Here is another reason to keep ticks off your dogs and out of your homes. A bite from one species of tick can trigger an allergy to red meat. Fox News reported on August 8, 2014, that a substance in the tick’s saliva is also found in red meat. When the tick bites a human, it triggers an immune response. The next time that person eats red meat, it could cause an allergic reaction.
How can this happen?
The Lone Star Tick, Amblyomma americanum, is the culprit. This tick has alpha-gal, a type of sugar, in its saliva. Alpha-gal is also found in animals that produce red meat like cows, deer, pigs, and rabbits. When a person is bit by the Lone Star Tick, the body sends out an immune response to the intruder. In this case, the intruder is alpha-gal. When red meat containing alpha-gal is eaten, it is possible for it to trigger an immune response—causing an allergic reaction.
Dr. Thomas Platts-Mills, head of the Allergy and Immunology department at University of Virginia, discovered a link between the Lone Star Tick and an allergic reaction to the sugar, alpha-gal. His paper on the link between the tick and alpha-gal is available on PubMed. People who experience symptoms have hives, difficulty breathing, and swelling of the hands and face. It is an anaphylactic reaction. According to Dr. Platts-Mills’ paper, the Lone Star Tick is the only possible culprit.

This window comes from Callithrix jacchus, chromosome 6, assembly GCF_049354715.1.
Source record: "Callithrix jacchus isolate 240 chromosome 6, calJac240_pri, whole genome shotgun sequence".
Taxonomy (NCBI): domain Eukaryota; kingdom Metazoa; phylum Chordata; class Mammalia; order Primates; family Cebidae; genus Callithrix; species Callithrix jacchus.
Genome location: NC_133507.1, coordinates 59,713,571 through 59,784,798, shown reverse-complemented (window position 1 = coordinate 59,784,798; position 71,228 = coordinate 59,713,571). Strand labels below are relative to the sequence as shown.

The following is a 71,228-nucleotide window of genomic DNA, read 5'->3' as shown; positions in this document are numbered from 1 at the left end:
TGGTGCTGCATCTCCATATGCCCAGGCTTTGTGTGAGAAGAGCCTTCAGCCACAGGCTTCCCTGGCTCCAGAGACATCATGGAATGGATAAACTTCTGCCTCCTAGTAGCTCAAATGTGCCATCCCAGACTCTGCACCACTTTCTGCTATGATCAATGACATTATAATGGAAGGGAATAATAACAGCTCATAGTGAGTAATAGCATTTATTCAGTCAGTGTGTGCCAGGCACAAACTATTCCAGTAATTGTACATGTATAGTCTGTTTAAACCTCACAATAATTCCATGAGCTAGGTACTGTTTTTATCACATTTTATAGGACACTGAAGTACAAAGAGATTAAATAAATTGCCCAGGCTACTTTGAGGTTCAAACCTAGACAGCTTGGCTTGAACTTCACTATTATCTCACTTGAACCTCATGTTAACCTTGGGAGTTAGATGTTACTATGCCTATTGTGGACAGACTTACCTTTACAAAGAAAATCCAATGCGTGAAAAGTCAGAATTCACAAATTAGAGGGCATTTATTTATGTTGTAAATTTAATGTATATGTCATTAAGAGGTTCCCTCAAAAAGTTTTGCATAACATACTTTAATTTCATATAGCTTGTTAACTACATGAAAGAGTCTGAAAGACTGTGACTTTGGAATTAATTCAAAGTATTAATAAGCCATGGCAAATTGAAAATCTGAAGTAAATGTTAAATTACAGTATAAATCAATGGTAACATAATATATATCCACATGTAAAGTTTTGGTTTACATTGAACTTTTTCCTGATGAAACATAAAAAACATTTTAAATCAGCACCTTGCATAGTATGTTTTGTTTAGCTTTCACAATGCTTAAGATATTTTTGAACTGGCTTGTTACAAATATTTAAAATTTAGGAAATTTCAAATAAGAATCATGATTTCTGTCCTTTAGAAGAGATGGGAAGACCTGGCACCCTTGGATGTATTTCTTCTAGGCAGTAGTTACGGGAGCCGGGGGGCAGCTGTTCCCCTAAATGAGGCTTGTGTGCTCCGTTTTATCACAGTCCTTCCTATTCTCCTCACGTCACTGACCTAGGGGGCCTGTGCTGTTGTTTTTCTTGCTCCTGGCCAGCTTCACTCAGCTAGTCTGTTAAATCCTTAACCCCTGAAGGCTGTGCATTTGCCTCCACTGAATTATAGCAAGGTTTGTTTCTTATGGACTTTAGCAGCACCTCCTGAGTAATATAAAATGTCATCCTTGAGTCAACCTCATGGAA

Other tick issues
If a meat allergy is not enough of a reason to dislike the Lone Star Tick, it can also trigger a rash that is a completely separate medical condition. A reaction to a Lone Star Tick bite can trigger a circular shaped rash that is similar to Lyme disease, however, it is not caused by the bacteria Boreelia bergdorferi. The rash caused by the Lone Star Tick is called STARI, southern tick associated rash illness.
The Lone Star Tick will bite humans, deer, and domestic animals. It is important to keep ticks out of your home and yard. Pets should be checked frequently for ticks, especially during warmer weather.
If you venture out into the woods to hunt, hike, or camp, be sure to wear long pants and longs sleeves. Wear light colored clothing so that ticks are easily spotted. Use a bug repellent. Always check yourself after being outdoors for ticks. If you are bitten by a tick, remove it with tweezers and keep it in a small, sealed container. Mark the area of the tick bite, and wash it well. Check for any rash or other type of reaction. If you have a reaction, go to a doctor or emergency room and bring the tick with you.